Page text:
11/08/2018 Steph Anderson

The juggle is real for working parents and child care

Families with two parents working outside the home are common today. In fact, among married-couple families with children, 61.9 percent have both parents employed, according to the Bureau of Labor Statistics.

My household is one of them. With both my spouse and me working, we rely on extended family, flexible work schedules, and quality child care to help us grow our careers while raising our little ones. Child care is, of course, the largest component in making our working household work.

From potty training to teaching manners to hugging them after a boo-boo, child care providers are on the front lines with our kids giving them the necessary love and support they need to thrive. It’s difficult to be away, and I even get a little jealous of my kids’ day care teachers when I hear about all the fun things they get to do with them … until I imagine getting 15 kids in snowsuits at the same time. Seriously, child care providers are amazing!

The reality is I am fortunate to have access to dedicated providers I — and my kids — adore. Not every working parent is so lucky. In many cities, child care deserts make it virtually impossible to find care at all. Wait lists are longer than pregnancies. The monthly cost easily surpasses rent or a house payment.

If you do find good, affordable child care, your worries are far from over.

If you work across town, what happens when you get stuck in inclement weather and child care hours are ending? If day care is closed for teacher development (which they certainly deserve), what do you do if you’re low on PTO? And of course with more kids at day care come more germs, so certainly you’ll need to spare some time off for sick kid days.

Fortunately, as times are a-changin’ and more parents are working, corporate America is changing, too. A growing number of companies are standing behind working parents by easing the child care burden with a variety of helpful policies, and your organization can be one of them.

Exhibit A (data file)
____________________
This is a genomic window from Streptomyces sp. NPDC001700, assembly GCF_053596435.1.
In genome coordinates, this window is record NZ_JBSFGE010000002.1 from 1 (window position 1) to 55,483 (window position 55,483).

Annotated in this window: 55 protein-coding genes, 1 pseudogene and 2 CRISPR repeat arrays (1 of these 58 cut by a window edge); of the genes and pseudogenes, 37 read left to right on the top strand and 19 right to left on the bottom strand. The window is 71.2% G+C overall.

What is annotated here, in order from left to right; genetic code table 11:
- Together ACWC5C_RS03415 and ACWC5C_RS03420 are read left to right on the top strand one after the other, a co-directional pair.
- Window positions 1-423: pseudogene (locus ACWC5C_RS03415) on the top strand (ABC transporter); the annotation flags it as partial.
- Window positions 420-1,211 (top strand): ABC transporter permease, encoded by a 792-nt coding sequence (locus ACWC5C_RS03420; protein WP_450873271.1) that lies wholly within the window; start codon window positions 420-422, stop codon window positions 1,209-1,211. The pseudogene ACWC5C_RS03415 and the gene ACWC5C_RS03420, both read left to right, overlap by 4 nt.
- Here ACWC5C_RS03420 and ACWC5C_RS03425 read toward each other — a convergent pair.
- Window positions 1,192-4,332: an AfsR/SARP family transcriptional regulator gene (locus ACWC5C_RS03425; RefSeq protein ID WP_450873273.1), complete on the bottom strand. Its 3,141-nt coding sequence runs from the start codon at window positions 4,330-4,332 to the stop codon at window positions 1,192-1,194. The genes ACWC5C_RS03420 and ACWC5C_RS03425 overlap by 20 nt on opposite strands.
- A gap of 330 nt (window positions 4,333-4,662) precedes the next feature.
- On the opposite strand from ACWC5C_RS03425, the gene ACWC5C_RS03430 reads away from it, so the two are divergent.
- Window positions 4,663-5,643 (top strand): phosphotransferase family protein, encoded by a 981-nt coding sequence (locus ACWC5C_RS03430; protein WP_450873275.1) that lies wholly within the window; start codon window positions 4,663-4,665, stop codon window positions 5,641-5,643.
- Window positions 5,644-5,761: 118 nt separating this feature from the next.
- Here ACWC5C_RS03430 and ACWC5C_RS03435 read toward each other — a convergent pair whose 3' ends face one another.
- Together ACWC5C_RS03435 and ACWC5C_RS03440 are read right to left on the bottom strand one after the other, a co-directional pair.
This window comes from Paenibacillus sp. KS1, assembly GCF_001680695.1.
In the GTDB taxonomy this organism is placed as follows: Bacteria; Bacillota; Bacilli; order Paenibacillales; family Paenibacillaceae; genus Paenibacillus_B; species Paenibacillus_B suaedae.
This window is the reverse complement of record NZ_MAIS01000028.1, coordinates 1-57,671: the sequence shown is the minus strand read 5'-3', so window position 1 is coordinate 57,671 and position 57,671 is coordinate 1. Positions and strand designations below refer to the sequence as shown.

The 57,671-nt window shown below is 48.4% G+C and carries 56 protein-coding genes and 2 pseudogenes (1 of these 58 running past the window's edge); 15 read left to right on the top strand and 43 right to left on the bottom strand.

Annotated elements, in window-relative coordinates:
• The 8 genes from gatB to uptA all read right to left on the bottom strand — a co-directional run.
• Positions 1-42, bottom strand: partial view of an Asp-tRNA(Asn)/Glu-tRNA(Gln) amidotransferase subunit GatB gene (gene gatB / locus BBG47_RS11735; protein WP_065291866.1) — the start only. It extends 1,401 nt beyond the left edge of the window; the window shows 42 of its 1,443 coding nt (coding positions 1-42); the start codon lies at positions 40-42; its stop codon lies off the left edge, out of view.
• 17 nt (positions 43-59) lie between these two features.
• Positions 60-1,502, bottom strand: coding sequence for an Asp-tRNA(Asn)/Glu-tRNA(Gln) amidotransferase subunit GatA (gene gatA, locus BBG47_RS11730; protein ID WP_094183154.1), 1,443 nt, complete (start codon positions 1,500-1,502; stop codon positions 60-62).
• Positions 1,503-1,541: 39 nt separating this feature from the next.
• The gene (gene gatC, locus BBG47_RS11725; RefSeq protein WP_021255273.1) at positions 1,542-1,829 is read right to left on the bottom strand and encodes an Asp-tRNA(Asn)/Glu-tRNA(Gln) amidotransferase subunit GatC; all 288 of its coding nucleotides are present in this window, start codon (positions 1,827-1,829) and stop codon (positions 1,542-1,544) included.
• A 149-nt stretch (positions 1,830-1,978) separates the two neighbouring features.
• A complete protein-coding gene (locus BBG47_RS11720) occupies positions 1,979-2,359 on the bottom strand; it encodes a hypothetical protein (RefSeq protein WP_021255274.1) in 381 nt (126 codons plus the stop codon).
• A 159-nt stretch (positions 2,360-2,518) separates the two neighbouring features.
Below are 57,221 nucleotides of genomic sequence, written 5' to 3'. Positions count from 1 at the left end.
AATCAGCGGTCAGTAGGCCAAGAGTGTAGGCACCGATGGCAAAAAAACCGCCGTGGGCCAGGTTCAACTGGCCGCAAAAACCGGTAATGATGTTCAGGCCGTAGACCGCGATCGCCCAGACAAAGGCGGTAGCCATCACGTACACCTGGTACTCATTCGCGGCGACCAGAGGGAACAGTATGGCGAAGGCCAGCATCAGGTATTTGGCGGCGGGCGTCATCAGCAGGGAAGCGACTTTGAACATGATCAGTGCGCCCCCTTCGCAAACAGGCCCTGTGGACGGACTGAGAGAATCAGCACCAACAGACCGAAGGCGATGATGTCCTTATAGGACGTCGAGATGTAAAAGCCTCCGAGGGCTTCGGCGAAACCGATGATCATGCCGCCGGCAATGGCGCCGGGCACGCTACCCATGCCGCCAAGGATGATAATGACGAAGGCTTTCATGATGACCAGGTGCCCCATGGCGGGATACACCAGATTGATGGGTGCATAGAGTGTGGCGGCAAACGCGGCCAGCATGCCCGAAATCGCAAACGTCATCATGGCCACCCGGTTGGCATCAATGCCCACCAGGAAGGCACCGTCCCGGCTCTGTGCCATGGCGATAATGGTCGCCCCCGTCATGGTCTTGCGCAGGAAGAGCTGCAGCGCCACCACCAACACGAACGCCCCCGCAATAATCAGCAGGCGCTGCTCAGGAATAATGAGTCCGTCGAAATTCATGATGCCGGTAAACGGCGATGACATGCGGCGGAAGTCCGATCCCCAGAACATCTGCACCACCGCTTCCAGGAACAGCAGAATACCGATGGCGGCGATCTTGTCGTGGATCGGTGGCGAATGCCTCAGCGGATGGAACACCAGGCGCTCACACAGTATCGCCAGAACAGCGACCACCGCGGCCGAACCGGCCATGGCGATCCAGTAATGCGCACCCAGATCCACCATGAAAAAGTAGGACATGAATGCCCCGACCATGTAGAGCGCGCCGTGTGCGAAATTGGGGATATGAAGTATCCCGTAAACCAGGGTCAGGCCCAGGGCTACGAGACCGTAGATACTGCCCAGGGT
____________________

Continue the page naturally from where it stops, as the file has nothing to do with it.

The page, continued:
Flexibility: The first and probably simplest option is to allow working parents a more flexible schedule. If possible, let parents set start and stop times around their child care hours to reduce stress. What’s more, make a rule about not starting meetings before or after a specific time. No one wants a meeting to wrap up after 5 only to hit rush hour traffic and miss that 6 p.m. day care close.

Cost: The financial burden of child care can be tremendous. Some companies offer subsidies to assist. One option that is becoming commonplace is dependent care flexible spending accounts. These accounts let employees designate up to $5,000 pretax toward eligible expenses, such as child care, after-school care and even summer day camps. This allows parents to save an average of 30 percent on dependent-care services.

Options: Larger company campuses may offer onsite child care, so employees can see their kids on lunch hours and pick them up quickly after work. Google, Johnson & Johnson, and Disney Resorts are just a few examples of companies offering this perk. Backup child care is another growing trend, where companies sponsor programs to provide child care if an employee’s regular provider is unavailable due to vacation, time off or illness. 3M and Target Corporate offer that in Minnesota. Mayo clinic in Minnesota even offers child care for sick children, where trained pediatric registered nurses will look after little ones feeling under the weather.

Limited travel: Jet-setting the world for business can be challenging when you’re a parent. If employees’ responsibilities include travel, try to provide long lead times to facilitate planning and make times away as short as possible. What’s more, while they’re traveling, be creative with extras to ease the burden of being away. For example, one perk I just heard about from a friend who works at Cargill is they provide Milk Stork to working moms pumping while traveling.

The bottom line is no one should have to choose between the desire to work and the desire to be a parent. Quality child care is necessary to make this happen. It benefits professionals, communities, the economy and more.